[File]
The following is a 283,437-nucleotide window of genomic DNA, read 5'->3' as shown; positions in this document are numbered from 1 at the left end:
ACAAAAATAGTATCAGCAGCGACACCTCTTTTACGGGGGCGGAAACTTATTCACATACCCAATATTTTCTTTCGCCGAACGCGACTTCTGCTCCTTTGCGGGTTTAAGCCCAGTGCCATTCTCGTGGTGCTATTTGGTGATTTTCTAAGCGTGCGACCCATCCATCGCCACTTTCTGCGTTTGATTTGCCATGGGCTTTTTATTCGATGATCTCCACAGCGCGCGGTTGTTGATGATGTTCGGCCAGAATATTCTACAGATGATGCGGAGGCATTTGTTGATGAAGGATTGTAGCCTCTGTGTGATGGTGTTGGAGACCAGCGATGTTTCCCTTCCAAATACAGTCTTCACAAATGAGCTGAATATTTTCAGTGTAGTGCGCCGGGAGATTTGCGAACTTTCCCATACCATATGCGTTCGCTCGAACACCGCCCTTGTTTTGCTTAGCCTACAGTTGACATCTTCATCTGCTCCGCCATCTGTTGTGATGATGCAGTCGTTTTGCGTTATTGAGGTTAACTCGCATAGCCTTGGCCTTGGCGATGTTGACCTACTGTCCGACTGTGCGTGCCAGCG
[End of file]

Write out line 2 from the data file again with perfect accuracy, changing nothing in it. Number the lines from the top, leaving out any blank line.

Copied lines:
ACAAAAATAGTATCAGCAGCGACACCTCTTTTACGGGGGCGGAAACTTATTCACATACCCAATATTTTCTTTCGCCGAACGCGACTTCTGCTCCTTTGCGGGTTTAAGCCCAGTGCCATTCTCGTGGTGCTATTTGGTGATTTTCTAAGCGTGCGACCCATCCATCGCCACTTTCTGCGTTTGATTTGCCATGGGCTTTTTATTCGATGATCTCCACAGCGCGCGGTTGTTGATGATGTTCGGCCAGAATATTCTACAGATGATGCGGAGGCATTTGTTGATGAAGGATTGTAGCCTCTGTGTGATGGTGTTGGAGACCAGCGATGTTTCCCTTCCAAATACAGTCTTCACAAATGAGCTGAATATTTTCAGTGTAGTGCGCCGGGAGATTTGCGAACTTTCCCATACCATATGCGTTCGCTCGAACACCGCCCTTGTTTTGCTTAGCCTACAGTTGACATCTTCATCTGCTCCGCCATCTGTTGTGATGATGCAGTCGTTTTGCGTTATTGAGGTTAACTCGCATAGCCTTGGCCTTGGCGATGTTGACCTACTGTCCGACTGTGCGTGCCAGCG